Most of us have been there: binge-watching a Netflix tv series in one seating. For some, this show takes place in a hospital and digs into the very personal (and sometimes glamorous) lives of the surgeons, specialists, and nurses. To name a few medical dramas: House M.D., Grey’s Anatomy, and The Good Doctor have been created to directly mimic the look and feel of a hospital. However, when it comes to performing CPR on a victim in dire need of help, hearing the words ‘Don’t worry, I saw this on TV’, isn’t actually reassuring.
CPR cannot be learned through Dr. Grey. It is a complex practice that requires training. Fortunately, the School of Pharmacy and School of Medicine and Health Sciences organised a workshop on CPR and first aid in Week 6 to educate naive Monash-ians about it. The workshop was conducted by a team of trainers from St Johns Ambulance Malaysia. The participants were taught how to handle common situations in daily lives. They were given hands-on training in CPR by the team. It was an interactive and educational session which delivered the skills and confidence to conduct first aid and CPR in real-life emergencies. The session also made me realise that I needed to hit the gym more often because my arms felt weak after the third cycle of chest compressions. But it’s alright, there were free cookies up for grabs after the intense chest compression sessions. Luckily, no one started cutting off the face of the CPR dummy like Dwight did in The Office. Those who have watched that episode knows what I’m talking about. Those who have NOT watched it, please watch and learn what NOT to do when resuscitating a person.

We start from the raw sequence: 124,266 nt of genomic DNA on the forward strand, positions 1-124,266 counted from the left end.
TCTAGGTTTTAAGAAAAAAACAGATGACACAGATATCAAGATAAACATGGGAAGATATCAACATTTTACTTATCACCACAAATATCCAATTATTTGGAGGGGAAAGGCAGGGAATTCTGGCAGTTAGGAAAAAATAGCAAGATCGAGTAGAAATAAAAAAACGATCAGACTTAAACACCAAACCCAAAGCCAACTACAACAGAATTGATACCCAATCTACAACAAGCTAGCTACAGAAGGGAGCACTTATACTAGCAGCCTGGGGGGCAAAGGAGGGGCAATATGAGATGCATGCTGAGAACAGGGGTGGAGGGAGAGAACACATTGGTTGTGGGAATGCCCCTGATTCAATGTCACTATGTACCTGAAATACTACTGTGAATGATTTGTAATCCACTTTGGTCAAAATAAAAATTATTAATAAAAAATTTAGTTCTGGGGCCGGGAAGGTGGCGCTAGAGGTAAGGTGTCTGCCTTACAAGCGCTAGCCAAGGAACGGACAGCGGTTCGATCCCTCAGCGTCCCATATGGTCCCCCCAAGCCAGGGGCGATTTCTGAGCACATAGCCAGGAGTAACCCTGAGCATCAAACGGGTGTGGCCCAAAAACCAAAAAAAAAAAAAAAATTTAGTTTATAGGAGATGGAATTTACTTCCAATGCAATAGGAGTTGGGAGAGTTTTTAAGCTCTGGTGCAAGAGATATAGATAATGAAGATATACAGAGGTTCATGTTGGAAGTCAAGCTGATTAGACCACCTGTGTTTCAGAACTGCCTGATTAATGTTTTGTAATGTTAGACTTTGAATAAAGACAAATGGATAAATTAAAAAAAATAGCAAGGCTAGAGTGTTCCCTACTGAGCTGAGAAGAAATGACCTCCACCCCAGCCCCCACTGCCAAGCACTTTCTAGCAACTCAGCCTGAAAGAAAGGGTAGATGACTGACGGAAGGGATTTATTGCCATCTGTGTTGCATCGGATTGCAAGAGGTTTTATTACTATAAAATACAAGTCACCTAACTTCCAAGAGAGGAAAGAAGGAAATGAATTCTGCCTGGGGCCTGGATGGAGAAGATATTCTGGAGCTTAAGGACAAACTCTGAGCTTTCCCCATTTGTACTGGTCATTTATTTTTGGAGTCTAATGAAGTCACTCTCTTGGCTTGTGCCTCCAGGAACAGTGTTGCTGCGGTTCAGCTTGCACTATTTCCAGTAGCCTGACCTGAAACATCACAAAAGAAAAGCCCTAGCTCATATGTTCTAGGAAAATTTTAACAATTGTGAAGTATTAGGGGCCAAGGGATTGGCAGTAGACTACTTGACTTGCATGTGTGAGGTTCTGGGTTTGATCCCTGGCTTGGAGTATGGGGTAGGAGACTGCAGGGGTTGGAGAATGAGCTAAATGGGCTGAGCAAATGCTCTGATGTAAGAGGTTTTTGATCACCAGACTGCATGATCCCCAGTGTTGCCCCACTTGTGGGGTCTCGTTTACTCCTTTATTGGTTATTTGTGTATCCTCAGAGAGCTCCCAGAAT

The St Johns Ambulance team had also organised a few exhibitions on medical equipments and for those who has also always wondered what is inside an ambulance, they had an exhibition on that too! Furthermore, they have arranged a station where we can learn different bandaging techniques. Overall, I would say it was a very interesting and educational event. I wished many more students actually came to support and participate in these sessions and competitions that were held. Life is full of uncertainties and is hard to predict if an accident is going to happen. Being prepared to step in and save another person’s life in an event of an emergency can be an empowering feeling. Hence, I would like to encourage everyone who is reading this now, to go and learn a thing or two about CPR if MUSA decides to organise another first aid training workshop in the near future.
Text by Ashreka Kalaichelvan
Photos by Ivan Liew